All over his body wolves send up a mad
chorus to the moon
across his arms and his chest
and where his new liver floats up in him
like a mushroom's flat cap.
"I feel like I'm tripping," he says
at a pitch lower than his wife hears,
and then "and I don't believe in God."
No room in that room.
So much white. So much blue.
The wolves cry the great name
into the hallway where a gurney
rolls up and down the tile
looking for someone to play catch with.
Push the wheels straight, pull the cotó
It's my job to take the heat of belief.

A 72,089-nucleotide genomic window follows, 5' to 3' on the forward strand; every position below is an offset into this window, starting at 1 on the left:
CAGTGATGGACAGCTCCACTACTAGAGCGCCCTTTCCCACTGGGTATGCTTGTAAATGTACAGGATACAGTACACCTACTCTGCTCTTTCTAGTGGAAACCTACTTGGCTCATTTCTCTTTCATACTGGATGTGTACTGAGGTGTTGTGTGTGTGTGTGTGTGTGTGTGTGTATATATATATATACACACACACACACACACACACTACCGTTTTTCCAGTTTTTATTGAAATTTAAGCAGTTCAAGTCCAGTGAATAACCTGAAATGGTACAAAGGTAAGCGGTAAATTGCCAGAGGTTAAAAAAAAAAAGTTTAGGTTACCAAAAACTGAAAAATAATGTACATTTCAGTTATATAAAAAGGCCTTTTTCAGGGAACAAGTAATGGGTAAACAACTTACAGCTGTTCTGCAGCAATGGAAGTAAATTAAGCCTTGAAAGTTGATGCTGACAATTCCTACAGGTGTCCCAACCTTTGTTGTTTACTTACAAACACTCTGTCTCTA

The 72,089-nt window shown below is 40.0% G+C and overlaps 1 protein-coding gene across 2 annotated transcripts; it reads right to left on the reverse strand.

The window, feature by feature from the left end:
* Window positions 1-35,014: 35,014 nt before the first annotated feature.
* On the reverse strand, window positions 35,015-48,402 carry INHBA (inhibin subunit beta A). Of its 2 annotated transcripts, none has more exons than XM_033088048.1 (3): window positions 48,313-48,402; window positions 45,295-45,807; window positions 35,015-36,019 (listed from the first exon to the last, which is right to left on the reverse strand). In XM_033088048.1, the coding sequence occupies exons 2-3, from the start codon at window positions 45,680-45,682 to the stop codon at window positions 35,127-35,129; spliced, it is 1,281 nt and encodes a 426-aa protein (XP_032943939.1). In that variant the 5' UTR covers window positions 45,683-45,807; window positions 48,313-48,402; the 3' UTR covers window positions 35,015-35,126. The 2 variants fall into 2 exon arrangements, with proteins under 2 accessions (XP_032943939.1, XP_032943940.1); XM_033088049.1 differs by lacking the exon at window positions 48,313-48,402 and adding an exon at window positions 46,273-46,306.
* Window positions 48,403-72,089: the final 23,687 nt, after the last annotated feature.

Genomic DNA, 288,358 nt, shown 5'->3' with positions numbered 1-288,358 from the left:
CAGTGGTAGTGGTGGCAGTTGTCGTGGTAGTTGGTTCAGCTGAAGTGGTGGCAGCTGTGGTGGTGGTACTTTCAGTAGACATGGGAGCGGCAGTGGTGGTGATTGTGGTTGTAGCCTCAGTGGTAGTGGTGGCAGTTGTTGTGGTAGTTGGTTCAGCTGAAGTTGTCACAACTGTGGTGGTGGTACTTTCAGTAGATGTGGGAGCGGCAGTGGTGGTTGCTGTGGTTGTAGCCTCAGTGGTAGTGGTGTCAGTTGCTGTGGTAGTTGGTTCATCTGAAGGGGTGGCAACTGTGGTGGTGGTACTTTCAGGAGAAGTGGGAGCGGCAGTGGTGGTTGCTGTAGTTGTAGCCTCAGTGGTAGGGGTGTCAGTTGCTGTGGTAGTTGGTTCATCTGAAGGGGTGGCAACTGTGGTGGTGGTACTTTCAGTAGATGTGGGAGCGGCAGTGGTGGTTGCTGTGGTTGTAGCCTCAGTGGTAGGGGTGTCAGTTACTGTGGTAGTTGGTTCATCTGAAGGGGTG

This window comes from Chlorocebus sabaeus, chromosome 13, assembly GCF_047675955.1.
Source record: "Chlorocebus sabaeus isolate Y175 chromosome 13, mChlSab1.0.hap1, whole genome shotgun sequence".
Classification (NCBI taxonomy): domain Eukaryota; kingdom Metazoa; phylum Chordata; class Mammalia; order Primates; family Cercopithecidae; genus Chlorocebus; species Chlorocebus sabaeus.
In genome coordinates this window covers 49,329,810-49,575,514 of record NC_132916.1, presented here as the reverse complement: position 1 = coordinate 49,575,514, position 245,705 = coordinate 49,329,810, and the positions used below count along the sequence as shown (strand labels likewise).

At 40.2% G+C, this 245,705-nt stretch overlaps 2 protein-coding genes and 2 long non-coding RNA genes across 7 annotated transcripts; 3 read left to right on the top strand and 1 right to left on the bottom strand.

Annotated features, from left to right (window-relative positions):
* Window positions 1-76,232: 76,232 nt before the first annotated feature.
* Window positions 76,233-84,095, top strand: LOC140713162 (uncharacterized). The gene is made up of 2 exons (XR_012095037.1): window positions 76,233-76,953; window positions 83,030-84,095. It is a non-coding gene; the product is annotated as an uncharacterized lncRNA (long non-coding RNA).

the nurses line up for ashes
in their white Crocs
and Reeboks. Wolfman
wants God so bad
he tattoos not-Godówhat seems not-Godó
on his skin, wants to tell me
he's afraid, that the room squeezes
time like flexible hose,
that he forgets his wife's voice,
that men come in the night
to argue with him about the nature
of stars. There are puddles of stars above
the silver wolves on his chest. Not-God sets
a chair near his bed.
He says thank you and lays
a hand on the skinny arm
and with his moist stare and rough
face tries to convey
how much he trusts the moon
who centers the persistent stars
and how he forgets the soldier sun
who keeps everyone blinking and quiet.
Michigan Quarterly Review